Immigrant Visas in the United States

The United States Citizenship and Immigration Services (USCIS) is the body responsible for granting visas (immigrant) to international individuals who meet specific criteria and wish to become permanent residents in the U.S. Immigrants who have ascertained permanent residency are given green cards, which allow them to work and live in the U.S.

International citizens can apply for the following sorts of immigration visas;

  • Visas for immediate relatives
  • Visas for family preference
  • Diversity Visa
  • Visas on Employment-Basis

Visas for Immediate Relatives

Foreign nationals can apply for immigrant visas for immediate relatives who are US citizens. Unlike other immigrant visas, the number of visas for immediate relatives given yearly is limitless.

An immediate relative in this context is a spouse, an unmarried ward under the age of 21, or a parent. For direct relatives of U.S citizens, the following visa classifications are available;

  • IR-1: U.S. citizen’s spouse
  • IR-2: Child of a US citizen who is not married.
  • IR-3: A U.S. citizen adopts an orphan in another country.
  • IR-4: An orphan will be adopted in the US by a citizen of the United States.
  • IR-5: Parent of a United States citizen

Visas for Family Preference

Visas may be granted to aloof relatives of US citizens and some relatives of law-abiding permanent residents. The relationship between a citizen of American or a law-abiding permanent resident and the relative determines the family preference group. The following are the categories, with the annual visa restriction in parentheses;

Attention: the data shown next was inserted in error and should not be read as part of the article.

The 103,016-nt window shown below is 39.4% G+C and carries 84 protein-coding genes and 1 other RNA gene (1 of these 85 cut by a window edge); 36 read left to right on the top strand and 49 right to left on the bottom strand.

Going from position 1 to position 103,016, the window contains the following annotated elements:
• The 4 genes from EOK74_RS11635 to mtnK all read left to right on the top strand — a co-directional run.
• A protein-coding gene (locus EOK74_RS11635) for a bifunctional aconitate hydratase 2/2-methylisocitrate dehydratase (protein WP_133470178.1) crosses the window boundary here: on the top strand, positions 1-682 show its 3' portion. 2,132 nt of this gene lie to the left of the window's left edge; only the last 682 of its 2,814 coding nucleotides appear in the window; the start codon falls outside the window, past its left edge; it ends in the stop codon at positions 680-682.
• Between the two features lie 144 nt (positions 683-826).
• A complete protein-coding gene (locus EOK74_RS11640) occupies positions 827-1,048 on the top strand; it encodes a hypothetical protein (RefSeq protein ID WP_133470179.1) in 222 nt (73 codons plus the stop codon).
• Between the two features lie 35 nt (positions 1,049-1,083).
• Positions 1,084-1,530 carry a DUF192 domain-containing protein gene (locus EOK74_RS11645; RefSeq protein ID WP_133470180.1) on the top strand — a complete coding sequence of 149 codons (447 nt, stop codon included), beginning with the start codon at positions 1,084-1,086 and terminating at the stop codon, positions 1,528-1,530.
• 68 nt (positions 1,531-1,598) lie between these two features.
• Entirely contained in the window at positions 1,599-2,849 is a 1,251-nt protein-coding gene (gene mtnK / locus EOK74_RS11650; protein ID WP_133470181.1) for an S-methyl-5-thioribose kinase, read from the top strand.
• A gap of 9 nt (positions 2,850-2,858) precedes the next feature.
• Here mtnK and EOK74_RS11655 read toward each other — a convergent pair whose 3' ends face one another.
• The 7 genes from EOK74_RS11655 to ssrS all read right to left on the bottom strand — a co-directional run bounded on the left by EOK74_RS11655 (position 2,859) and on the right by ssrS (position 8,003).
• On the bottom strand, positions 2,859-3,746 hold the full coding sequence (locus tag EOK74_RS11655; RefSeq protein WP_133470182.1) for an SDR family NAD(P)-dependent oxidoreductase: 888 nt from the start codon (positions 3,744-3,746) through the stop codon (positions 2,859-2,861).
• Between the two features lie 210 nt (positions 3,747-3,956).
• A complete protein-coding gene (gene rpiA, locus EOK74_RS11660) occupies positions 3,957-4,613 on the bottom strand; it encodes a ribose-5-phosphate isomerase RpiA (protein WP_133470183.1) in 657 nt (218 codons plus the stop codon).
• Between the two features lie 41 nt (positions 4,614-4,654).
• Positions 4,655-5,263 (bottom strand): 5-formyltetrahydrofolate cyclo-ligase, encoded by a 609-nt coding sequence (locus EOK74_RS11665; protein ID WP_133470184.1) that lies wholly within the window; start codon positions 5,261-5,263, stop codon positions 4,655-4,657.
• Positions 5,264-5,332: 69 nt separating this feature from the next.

• F-1: Unmarried child of a citizen of the United States and young children (23,400)
  • F-2: A lawful permanent resident’s spouse, minor kid, and yet to be married child (over the age of 21) (114,200)
  • F-3: U.S. citizen’s married child, spouse, and their younger children (23,400)
  • F-4: A U.S. citizen’s sibling, husband, and their younger children are all eligible (65,000)

Visa for family preference is applied for in the same way as an immediate relative visa: the petitioner submits Form I-130 to the USCIS, and the recipient either submits Form I-485 (for individuals already in the US) or through the embassy or consulate of native country (for those outside the United States) files for and immigrant visa.

Diversity Visas

Foreign people from countries with historically and statistically low immigration rates to the United States can file for permanent residency through the Diversity Immigrant Visa Program.

The total amount of visas available under this scheme is summed up at 50,000, while candidates are picked at random from among those who qualify following the amount of visas available in each country. Because of qualifying restrictions, getting a visa is not guaranteed even while selections pass through this process.

Visas on Employment-Basis

The USCIS gives out over 140,000+ visas on employment-Basis to foreign nationals who meet certain requirements each year. The five most popular types of visas are as follows;

  • EB-1: Priority employees
  • EB-2: Advanced-degreed professionals or those with outstanding abilities
  • EB-3: Workers who are professionals, competent, and unskilled
  • EB-4: a few unique immigrants
  • EB-5: Investors from other countries

Before a permanent resident status is granted, some requirements must be fulfilled for each employment-based visa type.

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